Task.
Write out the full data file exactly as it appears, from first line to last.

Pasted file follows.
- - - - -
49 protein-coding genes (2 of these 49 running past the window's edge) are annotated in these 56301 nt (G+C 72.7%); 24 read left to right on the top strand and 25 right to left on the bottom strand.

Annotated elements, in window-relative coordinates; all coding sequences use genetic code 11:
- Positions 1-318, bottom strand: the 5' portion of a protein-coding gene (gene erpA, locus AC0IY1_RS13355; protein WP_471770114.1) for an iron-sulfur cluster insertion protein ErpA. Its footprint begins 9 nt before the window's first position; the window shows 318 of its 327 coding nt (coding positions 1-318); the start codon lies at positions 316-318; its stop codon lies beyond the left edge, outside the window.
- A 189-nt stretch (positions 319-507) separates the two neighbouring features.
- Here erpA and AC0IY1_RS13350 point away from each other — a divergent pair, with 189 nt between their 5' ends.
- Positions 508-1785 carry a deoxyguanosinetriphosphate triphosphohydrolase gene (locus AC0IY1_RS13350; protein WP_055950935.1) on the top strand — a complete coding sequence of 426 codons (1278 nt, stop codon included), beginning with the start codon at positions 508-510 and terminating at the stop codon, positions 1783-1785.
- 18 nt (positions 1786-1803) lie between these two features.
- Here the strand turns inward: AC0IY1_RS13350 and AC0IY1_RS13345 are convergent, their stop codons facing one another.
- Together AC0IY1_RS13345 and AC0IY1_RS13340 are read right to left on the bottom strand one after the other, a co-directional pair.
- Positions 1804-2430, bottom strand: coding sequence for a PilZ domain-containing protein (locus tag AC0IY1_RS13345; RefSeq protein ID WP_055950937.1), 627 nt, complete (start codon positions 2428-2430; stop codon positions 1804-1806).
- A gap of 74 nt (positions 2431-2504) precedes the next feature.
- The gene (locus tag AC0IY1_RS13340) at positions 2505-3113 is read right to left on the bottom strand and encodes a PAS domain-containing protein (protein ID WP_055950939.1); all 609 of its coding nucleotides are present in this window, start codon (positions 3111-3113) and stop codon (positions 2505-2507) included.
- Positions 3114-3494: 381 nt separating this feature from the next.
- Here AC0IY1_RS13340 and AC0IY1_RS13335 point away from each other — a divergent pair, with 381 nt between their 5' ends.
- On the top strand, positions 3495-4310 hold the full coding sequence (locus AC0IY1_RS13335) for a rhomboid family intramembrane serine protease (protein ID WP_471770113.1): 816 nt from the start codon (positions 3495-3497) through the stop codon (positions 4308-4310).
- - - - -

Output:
49 protein-coding genes (2 of these 49 running past the window's edge) are annotated in these 56301 nt (G+C 72.7%); 24 read left to right on the top strand and 25 right to left on the bottom strand.

Annotated elements, in window-relative coordinates; all coding sequences use genetic code 11:
- Positions 1-318, bottom strand: the 5' portion of a protein-coding gene (gene erpA, locus AC0IY1_RS13355; protein WP_471770114.1) for an iron-sulfur cluster insertion protein ErpA. Its footprint begins 9 nt before the window's first position; the window shows 318 of its 327 coding nt (coding positions 1-318); the start codon lies at positions 316-318; its stop codon lies beyond the left edge, outside the window.
- A 189-nt stretch (positions 319-507) separates the two neighbouring features.
- Here erpA and AC0IY1_RS13350 point away from each other — a divergent pair, with 189 nt between their 5' ends.
- Positions 508-1785 carry a deoxyguanosinetriphosphate triphosphohydrolase gene (locus AC0IY1_RS13350; protein WP_055950935.1) on the top strand — a complete coding sequence of 426 codons (1278 nt, stop codon included), beginning with the start codon at positions 508-510 and terminating at the stop codon, positions 1783-1785.
- 18 nt (positions 1786-1803) lie between these two features.
- Here the strand turns inward: AC0IY1_RS13350 and AC0IY1_RS13345 are convergent, their stop codons facing one another.
- Together AC0IY1_RS13345 and AC0IY1_RS13340 are read right to left on the bottom strand one after the other, a co-directional pair.
- Positions 1804-2430, bottom strand: coding sequence for a PilZ domain-containing protein (locus tag AC0IY1_RS13345; RefSeq protein ID WP_055950937.1), 627 nt, complete (start codon positions 2428-2430; stop codon positions 1804-1806).
- A gap of 74 nt (positions 2431-2504) precedes the next feature.
- The gene (locus tag AC0IY1_RS13340) at positions 2505-3113 is read right to left on the bottom strand and encodes a PAS domain-containing protein (protein ID WP_055950939.1); all 609 of its coding nucleotides are present in this window, start codon (positions 3111-3113) and stop codon (positions 2505-2507) included.
- Positions 3114-3494: 381 nt separating this feature from the next.
- Here AC0IY1_RS13340 and AC0IY1_RS13335 point away from each other — a divergent pair, with 381 nt between their 5' ends.
- On the top strand, positions 3495-4310 hold the full coding sequence (locus AC0IY1_RS13335) for a rhomboid family intramembrane serine protease (protein ID WP_471770113.1): 816 nt from the start codon (positions 3495-3497) through the stop codon (positions 4308-4310).